By Christine Bailey
Editor’s note: the opinions expressed in this article are strictly those of the writer.
As the bus eases through the congestion of downtown Toronto, the Gray Line announcer enlightens his unassuming visitors, “We’re coming to the so-called Yuppie part of Toronto, Queen street.” It’s difficult to ascertain just how Gray Line came to such a summary, considering the eclectic mix the street has to offer.
Renowned in the early ‘70s for its abrasive edge and poverty-stricken streets, it could be compared to present-day Sherbourne street. It was not until the latter part of the ‘70s that Queen street’s recuperative process began, due in part to the contribution of artists. With its readily accessible audience, Queen street attracted students from nearby Ontario College of Art. It was then that the artistic traits of the Gothics were gradually introduced to Queen street. And in the ‘80s, the Gothics took their show to the road. Queen street became their acceptable abode; a place where they could come together without being frowned upon or shunned. This unique and interesting group were not around for very long before the “grunge bunnies” came out of nowhere. They invaded the street and became quite popular.
For those unfamiliar with the term “grunge bunnies”, it’s another name for “Club Kids.” You know — the ones with the green hair, bunny bags, ponytails, and how can anyone forget the outrageous shoes?
Anyway, let’s not stray from the point. Take away the Gothics and Grunge Bunnies and what would Queen street be known for? It’s certainly not known for yuppies, but it is known for its clubs and bars. There are enough clubs on the street and its surrounding areas to suit a variety of tastes. The places to go on Queen street include the Bamboo, Rivoli, 360 — I could go on and on, because every one of them has something different to offer.
Bikers even have their hangout spot, the Black Bull. Although it is one of the loudest bars around, it is also one of the most enjoyable to be in. That’s the whole aura of Queen street; there is no feeling of hostility, and nothing shocks the “Queen streeters.” Everyone is expected to be outrageous, and style is more respected than fashion. Queen street is a microcosm of the entire city itself: even Whoopi Goldberg realized its uniqueness when she celebrated her birthday at the Bamboo.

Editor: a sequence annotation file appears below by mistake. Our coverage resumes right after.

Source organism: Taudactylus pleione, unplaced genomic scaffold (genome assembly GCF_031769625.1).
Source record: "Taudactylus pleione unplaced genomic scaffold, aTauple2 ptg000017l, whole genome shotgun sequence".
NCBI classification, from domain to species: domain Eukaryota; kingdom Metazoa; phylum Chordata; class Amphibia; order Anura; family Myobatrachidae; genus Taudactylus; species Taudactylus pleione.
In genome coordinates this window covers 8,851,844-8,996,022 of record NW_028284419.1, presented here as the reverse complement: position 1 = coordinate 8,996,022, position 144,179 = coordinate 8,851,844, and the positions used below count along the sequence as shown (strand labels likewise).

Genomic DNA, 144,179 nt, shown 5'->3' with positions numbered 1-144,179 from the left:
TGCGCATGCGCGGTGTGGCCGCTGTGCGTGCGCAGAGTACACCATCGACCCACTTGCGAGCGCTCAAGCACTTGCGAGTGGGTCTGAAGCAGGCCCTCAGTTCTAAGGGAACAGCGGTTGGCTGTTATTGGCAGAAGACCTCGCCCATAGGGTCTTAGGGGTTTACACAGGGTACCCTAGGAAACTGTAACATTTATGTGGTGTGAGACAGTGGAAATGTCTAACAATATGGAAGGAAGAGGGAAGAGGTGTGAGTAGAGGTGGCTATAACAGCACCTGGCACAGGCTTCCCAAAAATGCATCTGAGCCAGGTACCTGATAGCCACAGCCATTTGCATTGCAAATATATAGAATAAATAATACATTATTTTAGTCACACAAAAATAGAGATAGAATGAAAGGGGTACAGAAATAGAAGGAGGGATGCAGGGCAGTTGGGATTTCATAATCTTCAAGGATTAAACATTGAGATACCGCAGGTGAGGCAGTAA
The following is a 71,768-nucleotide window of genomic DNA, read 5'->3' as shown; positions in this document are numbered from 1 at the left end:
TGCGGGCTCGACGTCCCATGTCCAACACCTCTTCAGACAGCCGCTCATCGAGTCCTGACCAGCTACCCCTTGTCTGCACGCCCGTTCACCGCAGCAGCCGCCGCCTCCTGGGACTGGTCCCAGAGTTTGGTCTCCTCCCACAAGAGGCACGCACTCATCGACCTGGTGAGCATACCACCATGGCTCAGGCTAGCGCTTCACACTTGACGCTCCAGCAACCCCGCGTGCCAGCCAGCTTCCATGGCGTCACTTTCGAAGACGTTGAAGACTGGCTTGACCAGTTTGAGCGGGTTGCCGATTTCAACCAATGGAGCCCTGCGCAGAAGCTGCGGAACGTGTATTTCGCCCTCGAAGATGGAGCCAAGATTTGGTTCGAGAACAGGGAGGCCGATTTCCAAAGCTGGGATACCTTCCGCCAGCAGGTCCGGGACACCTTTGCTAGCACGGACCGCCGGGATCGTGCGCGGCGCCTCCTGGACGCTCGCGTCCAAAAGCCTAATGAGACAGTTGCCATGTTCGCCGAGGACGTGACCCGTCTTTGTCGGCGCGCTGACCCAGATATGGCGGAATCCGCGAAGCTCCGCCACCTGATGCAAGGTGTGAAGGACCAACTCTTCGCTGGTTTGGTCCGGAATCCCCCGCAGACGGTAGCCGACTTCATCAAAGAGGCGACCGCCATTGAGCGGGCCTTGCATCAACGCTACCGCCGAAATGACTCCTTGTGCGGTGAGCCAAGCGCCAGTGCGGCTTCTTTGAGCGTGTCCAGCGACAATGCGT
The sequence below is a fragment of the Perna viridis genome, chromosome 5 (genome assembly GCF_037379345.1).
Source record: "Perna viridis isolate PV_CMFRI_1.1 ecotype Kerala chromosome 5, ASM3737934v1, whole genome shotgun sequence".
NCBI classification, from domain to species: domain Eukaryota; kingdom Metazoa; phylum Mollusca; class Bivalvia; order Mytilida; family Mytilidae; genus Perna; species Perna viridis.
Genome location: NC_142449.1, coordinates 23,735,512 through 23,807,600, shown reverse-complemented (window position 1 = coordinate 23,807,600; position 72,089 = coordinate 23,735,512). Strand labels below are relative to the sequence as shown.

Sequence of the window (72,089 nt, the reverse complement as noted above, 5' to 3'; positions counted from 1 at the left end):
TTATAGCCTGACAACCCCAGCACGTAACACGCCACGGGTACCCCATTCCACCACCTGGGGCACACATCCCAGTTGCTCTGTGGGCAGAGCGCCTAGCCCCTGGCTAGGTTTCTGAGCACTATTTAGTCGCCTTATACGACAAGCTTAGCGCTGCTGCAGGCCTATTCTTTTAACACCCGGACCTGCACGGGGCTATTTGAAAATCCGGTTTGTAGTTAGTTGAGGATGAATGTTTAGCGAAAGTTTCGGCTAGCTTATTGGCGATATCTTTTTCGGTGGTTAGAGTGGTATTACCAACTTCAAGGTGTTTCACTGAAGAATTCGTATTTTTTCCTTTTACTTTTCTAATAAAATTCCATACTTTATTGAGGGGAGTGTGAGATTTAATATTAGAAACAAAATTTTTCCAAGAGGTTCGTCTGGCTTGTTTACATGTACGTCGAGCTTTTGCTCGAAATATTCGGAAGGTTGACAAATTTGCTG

The extent of Queen street’s uniqueness shines in everything. Even the panhandlers are different from anywhere else. They certainly have a novel approach to getting spare change. Here’s a scenario: an innocent tourist is strolling along, when a green-haired kid in Nike shoes approaches, informing the tourist that he will bet him he (the green-haired kid) has his middle name written on his arm, and for a quick loonie he will show it to him. So the unexpecting tourist, having nothing to lose, sees it as no big deal. The anxious panhandler lifts his sleeve to reveal “your middle name” printed on his arm. Out of dismay and embarrassment the tourist hands him the loonie. Where else?
Queen street is well-known in the retail industry not only for its talented designers and stores, but also for its second-hand fashion. Saturday is the day where teenagers swarm Queen street to shop in second-hand stores for items ranging from clothes to CD’s.
Even the Le Chateau on Queen is different from its other outlets. Since it’s been at that location for years, they understand their Queen street customers. Unlike The Gap and Guess, whose intrusion is not welcomed, because their idea of fashion is totally different. These stores are seen as invaders who are there to take away the style and character of this distinct area. Queen streeters would much rather have local designers who will not make the area into a commercialized zone.
The “roots” of Queen street are slowly disappearing as retail industry giants widen the “gap” between style and profitability. My “guess” is that other giants will join the “club” and branch off from “stem” in order to achieve greater commercial success.
My sympathies to the misinformed tourists who are probably beaming with their new-found “knowledge” of our fine city. I can only imagine what the Gray Line tour guide said about Yonge street. Perhaps they called it the financial district?
Christine Bailey now works as a tour guide.